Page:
widow (n.)
Old English widewe, wuduwe, from Proto-Germanic *widuwo (cognates: Old Saxon widowa, Old Frisian widwe, Middle Dutch, Dutch weduwe, Dutch weeuw, Old High German wituwa, German Witwe, Gothic widuwo), from PIE adjective *widhewo (cognates: Sanskrit vidhuh "lonely, solitary," vidhava "widow;" Avestan vithava, Latin vidua, Old Church Slavonic vidova, Russian vdova, Old Irish fedb, Welsh guedeu "widow;" Persian beva, Greek eitheos "unmarried man;" Latin viduus "bereft, void"), from root *weidh- "to separate" (source of second element in Latin di-videre "to divide;" see with).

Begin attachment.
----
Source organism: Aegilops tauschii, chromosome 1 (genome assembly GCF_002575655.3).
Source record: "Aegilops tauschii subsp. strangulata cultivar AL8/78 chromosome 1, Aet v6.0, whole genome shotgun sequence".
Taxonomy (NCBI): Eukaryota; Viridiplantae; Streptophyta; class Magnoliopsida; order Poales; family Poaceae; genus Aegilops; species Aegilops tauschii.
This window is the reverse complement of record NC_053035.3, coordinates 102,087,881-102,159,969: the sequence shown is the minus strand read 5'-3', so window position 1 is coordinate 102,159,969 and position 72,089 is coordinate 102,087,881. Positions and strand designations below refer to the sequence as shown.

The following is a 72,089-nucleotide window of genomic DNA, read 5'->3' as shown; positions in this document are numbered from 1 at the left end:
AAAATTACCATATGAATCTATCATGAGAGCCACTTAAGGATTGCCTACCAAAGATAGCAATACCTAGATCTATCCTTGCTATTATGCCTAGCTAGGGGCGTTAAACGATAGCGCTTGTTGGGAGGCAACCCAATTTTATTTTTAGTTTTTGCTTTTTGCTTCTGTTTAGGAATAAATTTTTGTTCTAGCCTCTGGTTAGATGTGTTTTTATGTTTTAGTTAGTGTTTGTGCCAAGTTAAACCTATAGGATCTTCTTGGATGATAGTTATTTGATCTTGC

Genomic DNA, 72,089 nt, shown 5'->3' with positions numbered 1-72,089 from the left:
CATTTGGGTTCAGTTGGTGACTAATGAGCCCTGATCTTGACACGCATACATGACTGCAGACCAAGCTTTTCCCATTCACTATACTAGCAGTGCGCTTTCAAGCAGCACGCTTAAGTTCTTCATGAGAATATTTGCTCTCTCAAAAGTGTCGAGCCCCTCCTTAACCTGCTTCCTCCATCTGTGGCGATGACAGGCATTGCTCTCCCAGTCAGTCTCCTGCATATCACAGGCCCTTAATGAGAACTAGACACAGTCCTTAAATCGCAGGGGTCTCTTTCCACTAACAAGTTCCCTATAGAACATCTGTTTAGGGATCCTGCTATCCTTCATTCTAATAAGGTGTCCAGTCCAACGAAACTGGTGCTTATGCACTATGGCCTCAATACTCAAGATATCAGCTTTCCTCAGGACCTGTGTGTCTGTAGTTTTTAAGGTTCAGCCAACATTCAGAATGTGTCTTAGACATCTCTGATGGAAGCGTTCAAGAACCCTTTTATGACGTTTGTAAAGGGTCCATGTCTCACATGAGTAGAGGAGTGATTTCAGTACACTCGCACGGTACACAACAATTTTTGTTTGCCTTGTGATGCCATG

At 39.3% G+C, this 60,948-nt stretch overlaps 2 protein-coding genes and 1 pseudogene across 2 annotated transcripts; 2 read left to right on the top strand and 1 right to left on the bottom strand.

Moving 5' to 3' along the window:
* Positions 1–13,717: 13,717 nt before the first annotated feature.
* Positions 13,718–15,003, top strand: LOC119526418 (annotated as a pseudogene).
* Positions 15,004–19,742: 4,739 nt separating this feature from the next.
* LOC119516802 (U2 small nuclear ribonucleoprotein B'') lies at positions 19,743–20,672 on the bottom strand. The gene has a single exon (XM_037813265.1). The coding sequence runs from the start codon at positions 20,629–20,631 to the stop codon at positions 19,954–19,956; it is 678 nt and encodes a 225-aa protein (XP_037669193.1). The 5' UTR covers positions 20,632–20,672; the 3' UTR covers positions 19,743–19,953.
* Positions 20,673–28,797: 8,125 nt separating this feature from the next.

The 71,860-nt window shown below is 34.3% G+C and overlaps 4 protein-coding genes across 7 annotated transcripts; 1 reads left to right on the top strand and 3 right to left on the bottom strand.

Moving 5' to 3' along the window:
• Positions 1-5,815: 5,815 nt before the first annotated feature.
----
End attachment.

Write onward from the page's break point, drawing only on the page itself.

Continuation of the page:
Extended to "woman separated from or deserted by her husband" from mid-15c. (usually in a combination, such as grass widow). As a prefix to a name, attested from 1570s. Meaning "short line of type" (especially at the top of a column) is 1904 print shop slang. Widow's mite is from Mark xii:43. Widow's peak is from the belief that hair growing to a point on the forehead is an omen of early widowhood, suggestive of the "peak" of a widow's hood. The widow bird (1747) so-called in reference to the long black tail feathers of the males, suggestive of widows' veils.
widow (v.)
early 14c.; see widow (n.). Related: Widowed; widowing.